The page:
“You’re very brave.” I get that a lot. In fact, I’ve been hearing it constantly ever since I ‘came out’ as autistic. It’s usually said kindly (I think) and so I try to take it in the spirit intended. But every time someone says to me “You’re very brave” it gets me thinking: why is it ‘brave’ to be open about being autistic? I think there might be a few reasons for that. They might see it as ‘brave’ for me to apply a word to myself that’s generally represented as something very different in popular culture – usually a […]

Featured

The Power of Acceptance by Lisa Morgan

December 22, 2019 Spectrum Women

I got a homemade gift the other day. It’s absolutely incredible in so many ways. The gift itself is beautiful, the person who made it even more so.  There are many layers of meaning within the gift; I’m still processing it days later. I want to share one meaning because it shows the power of acceptance. The gift is a stunning stained glass picture of an elegant flower sitting atop a strong stem with various swirling leaves. It is important to note that, as the colors were chosen with care, there were colors not chosen with just as much, if […]

Employment

It’s not all about IT… Breaking the stigma in employment choices for autistic & neurodivergent people by Barb Cook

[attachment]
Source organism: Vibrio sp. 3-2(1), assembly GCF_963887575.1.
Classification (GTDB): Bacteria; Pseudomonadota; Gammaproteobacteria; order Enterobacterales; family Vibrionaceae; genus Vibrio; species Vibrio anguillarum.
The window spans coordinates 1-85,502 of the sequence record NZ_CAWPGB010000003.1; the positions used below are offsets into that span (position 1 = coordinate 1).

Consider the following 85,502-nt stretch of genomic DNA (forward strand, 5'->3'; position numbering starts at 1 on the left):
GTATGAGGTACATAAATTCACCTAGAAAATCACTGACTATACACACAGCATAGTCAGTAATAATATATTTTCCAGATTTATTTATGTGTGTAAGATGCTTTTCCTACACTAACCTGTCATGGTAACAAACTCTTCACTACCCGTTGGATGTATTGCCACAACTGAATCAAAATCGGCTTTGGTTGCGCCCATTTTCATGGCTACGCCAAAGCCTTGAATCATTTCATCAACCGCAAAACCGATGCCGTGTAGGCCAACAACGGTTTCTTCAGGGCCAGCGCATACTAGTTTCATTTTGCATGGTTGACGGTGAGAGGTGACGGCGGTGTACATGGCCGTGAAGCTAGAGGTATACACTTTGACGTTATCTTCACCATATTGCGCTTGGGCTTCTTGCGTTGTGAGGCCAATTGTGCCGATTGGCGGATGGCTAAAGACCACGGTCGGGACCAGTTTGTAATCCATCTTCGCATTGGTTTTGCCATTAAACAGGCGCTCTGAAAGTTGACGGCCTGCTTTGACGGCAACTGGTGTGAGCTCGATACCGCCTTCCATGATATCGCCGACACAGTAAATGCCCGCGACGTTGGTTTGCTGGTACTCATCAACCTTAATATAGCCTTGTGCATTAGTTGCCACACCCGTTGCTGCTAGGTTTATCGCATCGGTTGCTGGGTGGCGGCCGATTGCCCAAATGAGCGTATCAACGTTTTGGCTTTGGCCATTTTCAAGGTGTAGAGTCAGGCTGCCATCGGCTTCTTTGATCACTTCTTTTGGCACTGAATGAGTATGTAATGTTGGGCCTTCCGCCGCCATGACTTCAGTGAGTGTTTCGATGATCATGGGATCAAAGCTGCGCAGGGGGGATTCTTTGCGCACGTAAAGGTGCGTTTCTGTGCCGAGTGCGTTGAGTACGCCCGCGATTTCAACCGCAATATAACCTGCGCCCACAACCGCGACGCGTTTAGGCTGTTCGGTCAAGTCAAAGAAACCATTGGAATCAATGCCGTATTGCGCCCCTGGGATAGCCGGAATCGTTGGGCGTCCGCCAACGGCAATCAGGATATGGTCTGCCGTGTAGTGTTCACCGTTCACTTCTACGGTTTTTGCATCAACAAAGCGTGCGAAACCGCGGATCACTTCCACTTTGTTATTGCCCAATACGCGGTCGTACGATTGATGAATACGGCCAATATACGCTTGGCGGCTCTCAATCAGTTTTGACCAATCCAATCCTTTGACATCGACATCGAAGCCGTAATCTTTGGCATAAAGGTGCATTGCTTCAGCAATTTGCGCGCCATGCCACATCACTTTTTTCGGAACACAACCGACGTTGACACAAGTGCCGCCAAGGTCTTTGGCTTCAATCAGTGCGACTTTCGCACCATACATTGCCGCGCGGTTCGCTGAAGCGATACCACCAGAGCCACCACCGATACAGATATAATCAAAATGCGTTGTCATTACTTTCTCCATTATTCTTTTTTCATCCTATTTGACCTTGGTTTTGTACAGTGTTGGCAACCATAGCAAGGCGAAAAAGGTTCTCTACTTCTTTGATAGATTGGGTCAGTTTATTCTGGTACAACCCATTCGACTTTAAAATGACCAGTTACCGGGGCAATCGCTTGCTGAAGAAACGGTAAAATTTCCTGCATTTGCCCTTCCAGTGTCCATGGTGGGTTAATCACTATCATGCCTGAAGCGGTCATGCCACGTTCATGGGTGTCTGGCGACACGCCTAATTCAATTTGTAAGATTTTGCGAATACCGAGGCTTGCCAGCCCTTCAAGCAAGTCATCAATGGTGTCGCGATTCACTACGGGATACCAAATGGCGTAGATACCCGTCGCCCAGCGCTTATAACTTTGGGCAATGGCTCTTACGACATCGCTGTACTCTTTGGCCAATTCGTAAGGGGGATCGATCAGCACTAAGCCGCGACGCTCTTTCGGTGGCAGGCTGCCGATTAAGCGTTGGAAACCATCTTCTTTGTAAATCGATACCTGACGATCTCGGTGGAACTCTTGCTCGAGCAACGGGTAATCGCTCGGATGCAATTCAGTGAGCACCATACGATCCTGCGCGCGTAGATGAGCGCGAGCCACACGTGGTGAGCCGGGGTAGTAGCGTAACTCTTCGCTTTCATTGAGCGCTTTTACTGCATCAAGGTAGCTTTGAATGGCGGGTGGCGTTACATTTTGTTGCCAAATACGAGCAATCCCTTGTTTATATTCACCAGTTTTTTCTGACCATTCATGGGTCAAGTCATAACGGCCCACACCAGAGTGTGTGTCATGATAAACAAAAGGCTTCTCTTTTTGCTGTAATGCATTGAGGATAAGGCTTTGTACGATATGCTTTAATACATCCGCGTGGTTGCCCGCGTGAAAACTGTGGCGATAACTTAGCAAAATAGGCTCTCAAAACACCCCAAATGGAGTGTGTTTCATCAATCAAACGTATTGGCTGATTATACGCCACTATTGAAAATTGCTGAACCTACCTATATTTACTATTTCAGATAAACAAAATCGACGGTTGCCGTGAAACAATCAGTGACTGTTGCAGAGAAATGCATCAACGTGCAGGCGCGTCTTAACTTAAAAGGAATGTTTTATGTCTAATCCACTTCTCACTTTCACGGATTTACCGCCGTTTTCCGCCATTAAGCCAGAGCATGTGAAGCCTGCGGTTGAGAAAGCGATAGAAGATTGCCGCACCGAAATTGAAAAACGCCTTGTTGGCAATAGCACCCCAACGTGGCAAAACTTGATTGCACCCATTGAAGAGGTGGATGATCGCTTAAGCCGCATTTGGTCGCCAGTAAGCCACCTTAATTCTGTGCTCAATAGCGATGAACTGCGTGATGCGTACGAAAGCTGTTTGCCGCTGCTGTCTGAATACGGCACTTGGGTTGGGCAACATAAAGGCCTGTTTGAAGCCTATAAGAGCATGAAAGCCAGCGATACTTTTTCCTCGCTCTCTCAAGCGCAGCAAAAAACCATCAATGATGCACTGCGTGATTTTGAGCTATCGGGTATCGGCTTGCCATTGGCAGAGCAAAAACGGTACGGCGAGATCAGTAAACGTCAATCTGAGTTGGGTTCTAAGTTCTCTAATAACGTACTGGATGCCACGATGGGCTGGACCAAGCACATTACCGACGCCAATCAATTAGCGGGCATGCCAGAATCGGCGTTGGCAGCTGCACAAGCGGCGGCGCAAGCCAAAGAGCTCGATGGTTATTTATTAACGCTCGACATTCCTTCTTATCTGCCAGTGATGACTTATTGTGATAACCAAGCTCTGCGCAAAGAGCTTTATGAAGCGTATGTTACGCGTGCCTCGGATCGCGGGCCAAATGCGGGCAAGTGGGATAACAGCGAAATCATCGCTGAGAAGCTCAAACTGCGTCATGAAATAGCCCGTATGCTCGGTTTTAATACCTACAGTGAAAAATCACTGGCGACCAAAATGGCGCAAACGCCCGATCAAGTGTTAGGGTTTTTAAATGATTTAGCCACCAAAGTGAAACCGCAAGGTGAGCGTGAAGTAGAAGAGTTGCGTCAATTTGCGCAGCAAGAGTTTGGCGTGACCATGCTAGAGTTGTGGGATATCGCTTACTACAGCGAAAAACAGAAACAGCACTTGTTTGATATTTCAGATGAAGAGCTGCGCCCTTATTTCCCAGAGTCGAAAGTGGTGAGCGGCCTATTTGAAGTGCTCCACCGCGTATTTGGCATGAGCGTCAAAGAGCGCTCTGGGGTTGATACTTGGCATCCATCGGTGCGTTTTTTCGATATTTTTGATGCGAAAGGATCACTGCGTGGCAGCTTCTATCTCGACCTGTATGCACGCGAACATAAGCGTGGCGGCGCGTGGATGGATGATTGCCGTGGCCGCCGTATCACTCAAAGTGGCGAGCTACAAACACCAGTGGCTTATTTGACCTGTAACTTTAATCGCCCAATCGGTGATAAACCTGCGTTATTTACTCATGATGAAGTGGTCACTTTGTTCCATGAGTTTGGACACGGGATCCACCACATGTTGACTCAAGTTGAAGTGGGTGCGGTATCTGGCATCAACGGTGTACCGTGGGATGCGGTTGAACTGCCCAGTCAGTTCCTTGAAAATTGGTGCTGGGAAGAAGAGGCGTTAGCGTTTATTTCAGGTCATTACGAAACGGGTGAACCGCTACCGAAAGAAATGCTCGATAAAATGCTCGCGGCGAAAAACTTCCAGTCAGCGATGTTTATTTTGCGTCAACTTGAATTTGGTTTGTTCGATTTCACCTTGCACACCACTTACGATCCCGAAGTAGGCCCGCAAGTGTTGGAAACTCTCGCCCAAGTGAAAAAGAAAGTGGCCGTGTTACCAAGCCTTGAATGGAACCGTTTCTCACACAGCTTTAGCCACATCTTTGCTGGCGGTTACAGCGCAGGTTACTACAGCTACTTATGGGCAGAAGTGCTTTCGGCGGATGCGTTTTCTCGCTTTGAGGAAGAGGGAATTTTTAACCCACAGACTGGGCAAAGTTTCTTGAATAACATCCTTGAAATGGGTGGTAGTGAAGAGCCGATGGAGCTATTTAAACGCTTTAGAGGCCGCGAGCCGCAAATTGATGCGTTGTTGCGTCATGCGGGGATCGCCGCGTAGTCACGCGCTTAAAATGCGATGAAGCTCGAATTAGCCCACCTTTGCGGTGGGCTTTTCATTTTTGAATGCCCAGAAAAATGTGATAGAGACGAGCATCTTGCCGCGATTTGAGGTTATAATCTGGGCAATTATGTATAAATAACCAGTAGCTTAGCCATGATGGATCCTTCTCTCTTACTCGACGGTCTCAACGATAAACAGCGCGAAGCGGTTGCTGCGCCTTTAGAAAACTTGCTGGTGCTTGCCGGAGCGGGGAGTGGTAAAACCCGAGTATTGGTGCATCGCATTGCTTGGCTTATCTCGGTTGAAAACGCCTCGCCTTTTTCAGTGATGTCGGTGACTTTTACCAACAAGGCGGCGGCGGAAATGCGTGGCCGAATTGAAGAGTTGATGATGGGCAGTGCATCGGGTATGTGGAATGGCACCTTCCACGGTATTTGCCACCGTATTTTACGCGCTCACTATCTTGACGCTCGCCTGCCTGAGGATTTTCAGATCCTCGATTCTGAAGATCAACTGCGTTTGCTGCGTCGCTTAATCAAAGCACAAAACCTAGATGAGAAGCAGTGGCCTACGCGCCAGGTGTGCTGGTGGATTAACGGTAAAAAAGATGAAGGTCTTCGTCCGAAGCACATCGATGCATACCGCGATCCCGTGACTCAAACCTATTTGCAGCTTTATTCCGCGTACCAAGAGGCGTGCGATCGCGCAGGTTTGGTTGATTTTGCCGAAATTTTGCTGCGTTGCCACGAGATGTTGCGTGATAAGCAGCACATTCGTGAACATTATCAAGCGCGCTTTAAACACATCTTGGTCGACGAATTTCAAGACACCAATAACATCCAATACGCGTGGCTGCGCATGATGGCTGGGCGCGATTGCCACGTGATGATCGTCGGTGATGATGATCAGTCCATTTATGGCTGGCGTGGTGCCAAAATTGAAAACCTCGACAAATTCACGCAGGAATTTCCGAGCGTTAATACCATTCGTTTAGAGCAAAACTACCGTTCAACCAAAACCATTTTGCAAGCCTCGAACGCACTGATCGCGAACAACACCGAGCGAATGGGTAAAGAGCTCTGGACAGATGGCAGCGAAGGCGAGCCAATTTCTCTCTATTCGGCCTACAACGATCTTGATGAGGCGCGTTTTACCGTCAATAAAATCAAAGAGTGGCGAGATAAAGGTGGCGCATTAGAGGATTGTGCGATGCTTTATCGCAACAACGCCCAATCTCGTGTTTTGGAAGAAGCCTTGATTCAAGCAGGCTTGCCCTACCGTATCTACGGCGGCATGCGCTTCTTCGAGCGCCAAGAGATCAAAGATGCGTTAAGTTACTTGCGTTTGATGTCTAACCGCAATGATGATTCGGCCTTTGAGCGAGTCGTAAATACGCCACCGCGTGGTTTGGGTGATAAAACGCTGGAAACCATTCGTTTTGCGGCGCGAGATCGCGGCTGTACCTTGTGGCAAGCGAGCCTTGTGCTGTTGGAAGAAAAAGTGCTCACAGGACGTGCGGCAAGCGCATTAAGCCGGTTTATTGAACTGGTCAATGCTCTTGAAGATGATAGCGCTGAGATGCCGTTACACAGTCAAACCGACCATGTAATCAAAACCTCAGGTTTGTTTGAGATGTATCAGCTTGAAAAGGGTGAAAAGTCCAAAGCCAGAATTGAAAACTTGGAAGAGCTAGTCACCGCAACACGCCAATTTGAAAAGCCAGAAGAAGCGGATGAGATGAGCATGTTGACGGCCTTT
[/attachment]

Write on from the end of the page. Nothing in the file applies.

November 15, 2019 Spectrum Women

Information and technology (IT) has boomed over the past 30 years and become an integral part of the modern developed world. Employment opportunities in IT exploded alongside this growth and created pathways for autistic people in finding job security in an industry that has been stigmatized as the place where the ‘geeks’ gravitate. Software giants headhunt talented autistic people for positions in program development and defending against cybercrimes. Autistic people have been pigeonholed into this perception that we are gifted and talented in computers, math and science. Certainly, some of us fit this role like a glove, but what about […]

Asking Spectrum Women

October 2019 Segment: ASKING SPECTRUM WOMEN with Becca Lory Hector CAS, BCCS

September 30, 2019 Spectrum Women

Welcome to October’s segment of Asking Spectrum Women with Becca Lory Hector. This month Becca discusses three questions asked by our followers. First up (01:18) Becca discusses identifying with autism, validation, and seeking diagnosis. The second part (06:40) focuses on masking and is it possible to “unmask”. The last part of the video (14:17) Becca explores PDA (Pathological Demand Avoidance) and Executive Functioning and what is looks like in adults. If you have a question you would like answered, please email us at support@spectrumwomen.com or Becca directly at info@beccalory.com

Featured

Life Through the Lens of Autism: Defining Success by Lisa Morgan

August 10, 2019 Spectrum Women

I have never really known how to define success.  For me, it has always seemed connected to how I’m feeling and subjective to circumstances. Along with being diagnosed as autistic later in life, come holes in my general knowledge of life.  Ideas and concepts I probably would have learned if I was included in the social life of school and society while growing up. I’m gradually filling in the holes of my knowledge, such as defining success. For example… the other day, a program manager came to my home to introduce a new support person to help a family member.  […]